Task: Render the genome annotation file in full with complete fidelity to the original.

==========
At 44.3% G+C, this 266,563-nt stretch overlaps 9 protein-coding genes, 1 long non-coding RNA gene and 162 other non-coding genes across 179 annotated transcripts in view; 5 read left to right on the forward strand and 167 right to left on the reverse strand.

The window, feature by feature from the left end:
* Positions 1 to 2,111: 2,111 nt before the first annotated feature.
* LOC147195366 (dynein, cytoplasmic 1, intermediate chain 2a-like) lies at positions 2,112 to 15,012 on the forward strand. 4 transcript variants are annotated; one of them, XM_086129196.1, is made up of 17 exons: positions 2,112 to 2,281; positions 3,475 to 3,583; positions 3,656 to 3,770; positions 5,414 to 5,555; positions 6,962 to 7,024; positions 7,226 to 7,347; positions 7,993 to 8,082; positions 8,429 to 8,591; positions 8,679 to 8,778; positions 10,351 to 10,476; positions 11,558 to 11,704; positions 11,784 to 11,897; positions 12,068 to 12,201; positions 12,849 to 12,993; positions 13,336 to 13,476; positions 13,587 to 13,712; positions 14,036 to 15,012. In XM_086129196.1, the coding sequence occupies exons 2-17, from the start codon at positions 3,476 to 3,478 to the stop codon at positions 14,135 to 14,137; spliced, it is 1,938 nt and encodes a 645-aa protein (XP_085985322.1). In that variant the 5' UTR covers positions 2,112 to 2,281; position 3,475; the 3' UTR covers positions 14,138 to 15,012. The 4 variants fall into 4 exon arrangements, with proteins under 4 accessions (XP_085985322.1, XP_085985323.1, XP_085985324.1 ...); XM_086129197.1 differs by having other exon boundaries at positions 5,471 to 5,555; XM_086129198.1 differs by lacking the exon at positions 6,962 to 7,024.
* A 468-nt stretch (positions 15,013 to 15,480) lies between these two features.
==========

At 44.3% G+C, this 266,563-nt stretch overlaps 9 protein-coding genes, 1 long non-coding RNA gene and 162 other non-coding genes across 179 annotated transcripts in view; 5 read left to right on the forward strand and 167 right to left on the reverse strand.

The window, feature by feature from the left end:
* Positions 1 to 2,111: 2,111 nt before the first annotated feature.
* LOC147195366 (dynein, cytoplasmic 1, intermediate chain 2a-like) lies at positions 2,112 to 15,012 on the forward strand. 4 transcript variants are annotated; one of them, XM_086129196.1, is made up of 17 exons: positions 2,112 to 2,281; positions 3,475 to 3,583; positions 3,656 to 3,770; positions 5,414 to 5,555; positions 6,962 to 7,024; positions 7,226 to 7,347; positions 7,993 to 8,082; positions 8,429 to 8,591; positions 8,679 to 8,778; positions 10,351 to 10,476; positions 11,558 to 11,704; positions 11,784 to 11,897; positions 12,068 to 12,201; positions 12,849 to 12,993; positions 13,336 to 13,476; positions 13,587 to 13,712; positions 14,036 to 15,012. In XM_086129196.1, the coding sequence occupies exons 2-17, from the start codon at positions 3,476 to 3,478 to the stop codon at positions 14,135 to 14,137; spliced, it is 1,938 nt and encodes a 645-aa protein (XP_085985322.1). In that variant the 5' UTR covers positions 2,112 to 2,281; position 3,475; the 3' UTR covers positions 14,138 to 15,012. The 4 variants fall into 4 exon arrangements, with proteins under 4 accessions (XP_085985322.1, XP_085985323.1, XP_085985324.1 ...); XM_086129197.1 differs by having other exon boundaries at positions 5,471 to 5,555; XM_086129198.1 differs by lacking the exon at positions 6,962 to 7,024.
* A 468-nt stretch (positions 15,013 to 15,480) lies between these two features.